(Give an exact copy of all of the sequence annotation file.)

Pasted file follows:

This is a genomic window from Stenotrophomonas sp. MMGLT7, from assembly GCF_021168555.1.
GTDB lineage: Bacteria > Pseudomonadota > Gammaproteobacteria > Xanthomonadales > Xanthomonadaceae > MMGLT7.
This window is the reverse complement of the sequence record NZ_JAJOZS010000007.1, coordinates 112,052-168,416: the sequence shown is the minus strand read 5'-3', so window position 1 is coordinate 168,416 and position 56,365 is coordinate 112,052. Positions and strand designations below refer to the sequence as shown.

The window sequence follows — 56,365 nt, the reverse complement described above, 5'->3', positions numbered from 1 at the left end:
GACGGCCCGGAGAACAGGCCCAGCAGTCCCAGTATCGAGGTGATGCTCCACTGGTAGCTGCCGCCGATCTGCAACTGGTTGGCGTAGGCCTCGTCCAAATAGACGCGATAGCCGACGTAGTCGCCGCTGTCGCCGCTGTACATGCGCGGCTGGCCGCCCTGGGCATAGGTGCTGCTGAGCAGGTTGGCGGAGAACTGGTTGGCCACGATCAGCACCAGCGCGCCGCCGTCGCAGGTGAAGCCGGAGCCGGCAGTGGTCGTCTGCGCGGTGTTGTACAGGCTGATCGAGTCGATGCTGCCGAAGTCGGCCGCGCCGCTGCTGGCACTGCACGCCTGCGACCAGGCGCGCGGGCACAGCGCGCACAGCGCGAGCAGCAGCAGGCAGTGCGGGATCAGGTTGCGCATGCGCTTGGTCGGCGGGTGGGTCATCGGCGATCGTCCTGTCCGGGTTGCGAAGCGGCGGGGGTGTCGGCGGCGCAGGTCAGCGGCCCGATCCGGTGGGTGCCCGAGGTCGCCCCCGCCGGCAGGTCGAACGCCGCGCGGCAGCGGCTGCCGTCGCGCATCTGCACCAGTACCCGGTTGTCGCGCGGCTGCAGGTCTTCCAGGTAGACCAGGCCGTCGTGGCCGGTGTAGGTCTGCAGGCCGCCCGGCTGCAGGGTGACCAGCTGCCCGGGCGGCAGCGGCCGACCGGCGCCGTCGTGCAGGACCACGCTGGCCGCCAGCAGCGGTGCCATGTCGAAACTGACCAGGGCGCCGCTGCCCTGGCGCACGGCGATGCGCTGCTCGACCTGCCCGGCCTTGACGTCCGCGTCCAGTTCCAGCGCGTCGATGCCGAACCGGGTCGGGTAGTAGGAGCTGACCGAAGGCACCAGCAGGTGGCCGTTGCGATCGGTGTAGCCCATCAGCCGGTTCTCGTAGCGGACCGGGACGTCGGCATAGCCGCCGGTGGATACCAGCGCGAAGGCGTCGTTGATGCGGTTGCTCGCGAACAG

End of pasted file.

This is a genomic window from Stenotrophomonas sp. MMGLT7, from assembly GCF_021168555.1.
GTDB lineage: Bacteria > Pseudomonadota > Gammaproteobacteria > Xanthomonadales > Xanthomonadaceae > MMGLT7.
This window is the reverse complement of the sequence record NZ_JAJOZS010000007.1, coordinates 112,052-168,416: the sequence shown is the minus strand read 5'-3', so window position 1 is coordinate 168,416 and position 56,365 is coordinate 112,052. Positions and strand designations below refer to the sequence as shown.

The window sequence follows — 56,365 nt, the reverse complement described above, 5'->3', positions numbered from 1 at the left end:
GACGGCCCGGAGAACAGGCCCAGCAGTCCCAGTATCGAGGTGATGCTCCACTGGTAGCTGCCGCCGATCTGCAACTGGTTGGCGTAGGCCTCGTCCAAATAGACGCGATAGCCGACGTAGTCGCCGCTGTCGCCGCTGTACATGCGCGGCTGGCCGCCCTGGGCATAGGTGCTGCTGAGCAGGTTGGCGGAGAACTGGTTGGCCACGATCAGCACCAGCGCGCCGCCGTCGCAGGTGAAGCCGGAGCCGGCAGTGGTCGTCTGCGCGGTGTTGTACAGGCTGATCGAGTCGATGCTGCCGAAGTCGGCCGCGCCGCTGCTGGCACTGCACGCCTGCGACCAGGCGCGCGGGCACAGCGCGCACAGCGCGAGCAGCAGCAGGCAGTGCGGGATCAGGTTGCGCATGCGCTTGGTCGGCGGGTGGGTCATCGGCGATCGTCCTGTCCGGGTTGCGAAGCGGCGGGGGTGTCGGCGGCGCAGGTCAGCGGCCCGATCCGGTGGGTGCCCGAGGTCGCCCCCGCCGGCAGGTCGAACGCCGCGCGGCAGCGGCTGCCGTCGCGCATCTGCACCAGTACCCGGTTGTCGCGCGGCTGCAGGTCTTCCAGGTAGACCAGGCCGTCGTGGCCGGTGTAGGTCTGCAGGCCGCCCGGCTGCAGGGTGACCAGCTGCCCGGGCGGCAGCGGCCGACCGGCGCCGTCGTGCAGGACCACGCTGGCCGCCAGCAGCGGTGCCATGTCGAAACTGACCAGGGCGCCGCTGCCCTGGCGCACGGCGATGCGCTGCTCGACCTGCCCGGCCTTGACGTCCGCGTCCAGTTCCAGCGCGTCGATGCCGAACCGGGTCGGGTAGTAGGAGCTGACCGAAGGCACCAGCAGGTGGCCGTTGCGATCGGTGTAGCCCATCAGCCGGTTCTCGTAGCGGACCGGGACGTCGGCATAGCCGCCGGTGGATACCAGCGCGAAGGCGTCGTTGATGCGGTTGCTCGCGAACAG